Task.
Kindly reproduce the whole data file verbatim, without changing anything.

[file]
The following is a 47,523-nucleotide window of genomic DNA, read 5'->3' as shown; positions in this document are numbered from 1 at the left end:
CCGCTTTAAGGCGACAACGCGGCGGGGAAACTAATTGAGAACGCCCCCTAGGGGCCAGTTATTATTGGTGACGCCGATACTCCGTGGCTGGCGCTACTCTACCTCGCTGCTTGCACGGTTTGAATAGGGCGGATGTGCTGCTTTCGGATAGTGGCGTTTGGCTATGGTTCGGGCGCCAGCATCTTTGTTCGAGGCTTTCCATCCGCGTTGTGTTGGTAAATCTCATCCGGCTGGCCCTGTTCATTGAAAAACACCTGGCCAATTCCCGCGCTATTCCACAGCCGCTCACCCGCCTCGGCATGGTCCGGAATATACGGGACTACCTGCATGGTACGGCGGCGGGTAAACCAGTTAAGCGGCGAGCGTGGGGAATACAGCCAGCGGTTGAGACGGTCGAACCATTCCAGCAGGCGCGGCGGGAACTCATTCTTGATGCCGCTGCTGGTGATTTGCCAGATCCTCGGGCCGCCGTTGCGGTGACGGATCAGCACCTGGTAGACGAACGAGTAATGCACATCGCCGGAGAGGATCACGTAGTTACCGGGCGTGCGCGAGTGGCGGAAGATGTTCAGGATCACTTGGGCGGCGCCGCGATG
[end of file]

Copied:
The following is a 47,523-nucleotide window of genomic DNA, read 5'->3' as shown; positions in this document are numbered from 1 at the left end:
CCGCTTTAAGGCGACAACGCGGCGGGGAAACTAATTGAGAACGCCCCCTAGGGGCCAGTTATTATTGGTGACGCCGATACTCCGTGGCTGGCGCTACTCTACCTCGCTGCTTGCACGGTTTGAATAGGGCGGATGTGCTGCTTTCGGATAGTGGCGTTTGGCTATGGTTCGGGCGCCAGCATCTTTGTTCGAGGCTTTCCATCCGCGTTGTGTTGGTAAATCTCATCCGGCTGGCCCTGTTCATTGAAAAACACCTGGCCAATTCCCGCGCTATTCCACAGCCGCTCACCCGCCTCGGCATGGTCCGGAATATACGGGACTACCTGCATGGTACGGCGGCGGGTAAACCAGTTAAGCGGCGAGCGTGGGGAATACAGCCAGCGGTTGAGACGGTCGAACCATTCCAGCAGGCGCGGCGGGAACTCATTCTTGATGCCGCTGCTGGTGATTTGCCAGATCCTCGGGCCGCCGTTGCGGTGACGGATCAGCACCTGGTAGACGAACGAGTAATGCACATCGCCGGAGAGGATCACGTAGTTACCGGGCGTGCGCGAGTGGCGGAAGATGTTCAGGATCACTTGGGCGGCGCCGCGATG